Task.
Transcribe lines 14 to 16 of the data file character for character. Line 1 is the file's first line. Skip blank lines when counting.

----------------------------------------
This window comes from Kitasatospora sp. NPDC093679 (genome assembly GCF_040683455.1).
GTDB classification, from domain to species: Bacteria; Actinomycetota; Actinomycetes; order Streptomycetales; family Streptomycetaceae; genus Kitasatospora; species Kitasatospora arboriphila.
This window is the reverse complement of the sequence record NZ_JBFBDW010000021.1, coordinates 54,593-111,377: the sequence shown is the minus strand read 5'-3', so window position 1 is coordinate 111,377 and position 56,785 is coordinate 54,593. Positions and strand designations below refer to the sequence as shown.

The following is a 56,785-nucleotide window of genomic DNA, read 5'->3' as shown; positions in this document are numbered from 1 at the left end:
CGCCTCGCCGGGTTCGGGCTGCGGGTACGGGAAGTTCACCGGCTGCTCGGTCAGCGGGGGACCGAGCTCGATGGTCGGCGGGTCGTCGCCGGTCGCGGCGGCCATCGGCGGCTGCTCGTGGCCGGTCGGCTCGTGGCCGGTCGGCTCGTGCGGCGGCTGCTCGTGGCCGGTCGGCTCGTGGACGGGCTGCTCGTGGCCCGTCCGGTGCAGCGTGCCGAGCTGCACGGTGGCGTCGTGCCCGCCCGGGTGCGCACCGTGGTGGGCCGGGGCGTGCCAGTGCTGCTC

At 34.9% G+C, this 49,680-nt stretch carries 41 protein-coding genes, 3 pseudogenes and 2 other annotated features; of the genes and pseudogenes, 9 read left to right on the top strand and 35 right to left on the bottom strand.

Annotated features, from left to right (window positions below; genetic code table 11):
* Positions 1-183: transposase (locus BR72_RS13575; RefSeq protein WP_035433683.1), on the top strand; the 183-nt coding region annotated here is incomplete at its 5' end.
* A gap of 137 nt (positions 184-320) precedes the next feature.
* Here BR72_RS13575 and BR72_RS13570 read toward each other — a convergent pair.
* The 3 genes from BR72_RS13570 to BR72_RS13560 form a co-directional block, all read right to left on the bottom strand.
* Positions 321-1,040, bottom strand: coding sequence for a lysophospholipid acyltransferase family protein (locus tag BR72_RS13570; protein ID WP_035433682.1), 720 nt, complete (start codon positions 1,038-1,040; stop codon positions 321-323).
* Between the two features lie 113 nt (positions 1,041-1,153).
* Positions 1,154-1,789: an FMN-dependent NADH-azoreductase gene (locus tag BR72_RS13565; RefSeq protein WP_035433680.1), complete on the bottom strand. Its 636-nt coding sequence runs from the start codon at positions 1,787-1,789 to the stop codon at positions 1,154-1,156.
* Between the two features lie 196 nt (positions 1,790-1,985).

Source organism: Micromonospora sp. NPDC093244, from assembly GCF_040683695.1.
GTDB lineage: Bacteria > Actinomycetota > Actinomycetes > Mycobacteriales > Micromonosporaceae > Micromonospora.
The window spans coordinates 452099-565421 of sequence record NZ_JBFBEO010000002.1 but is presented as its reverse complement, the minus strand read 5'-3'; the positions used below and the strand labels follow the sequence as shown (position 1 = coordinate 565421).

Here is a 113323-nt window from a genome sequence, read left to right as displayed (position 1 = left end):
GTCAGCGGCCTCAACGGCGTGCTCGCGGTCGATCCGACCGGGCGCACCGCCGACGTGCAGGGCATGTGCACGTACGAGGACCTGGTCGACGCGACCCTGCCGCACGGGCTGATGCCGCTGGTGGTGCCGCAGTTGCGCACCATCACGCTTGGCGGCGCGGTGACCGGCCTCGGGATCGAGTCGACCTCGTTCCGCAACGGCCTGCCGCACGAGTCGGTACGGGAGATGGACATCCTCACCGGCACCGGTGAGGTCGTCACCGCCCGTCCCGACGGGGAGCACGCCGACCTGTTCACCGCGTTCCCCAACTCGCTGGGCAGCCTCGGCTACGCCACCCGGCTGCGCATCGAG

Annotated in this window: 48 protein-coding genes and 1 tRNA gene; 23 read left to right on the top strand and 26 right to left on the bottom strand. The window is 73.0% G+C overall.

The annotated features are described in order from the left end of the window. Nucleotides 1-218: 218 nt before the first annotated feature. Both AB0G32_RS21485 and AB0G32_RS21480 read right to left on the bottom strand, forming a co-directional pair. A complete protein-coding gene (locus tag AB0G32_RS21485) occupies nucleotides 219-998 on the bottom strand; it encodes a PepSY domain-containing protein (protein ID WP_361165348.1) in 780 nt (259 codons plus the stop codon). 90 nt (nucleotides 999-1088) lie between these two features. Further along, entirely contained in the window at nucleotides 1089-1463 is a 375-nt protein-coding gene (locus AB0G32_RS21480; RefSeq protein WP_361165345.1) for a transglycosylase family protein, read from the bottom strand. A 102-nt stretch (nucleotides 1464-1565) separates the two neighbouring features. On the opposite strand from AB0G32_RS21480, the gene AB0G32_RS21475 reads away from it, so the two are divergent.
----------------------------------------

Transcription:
* Positions 1,154-1,789: an FMN-dependent NADH-azoreductase gene (locus tag BR72_RS13565; RefSeq protein WP_035433680.1), complete on the bottom strand. Its 636-nt coding sequence runs from the start codon at positions 1,787-1,789 to the stop codon at positions 1,154-1,156.
* Between the two features lie 196 nt (positions 1,790-1,985).

Source organism: Micromonospora sp. NPDC093244, from assembly GCF_040683695.1.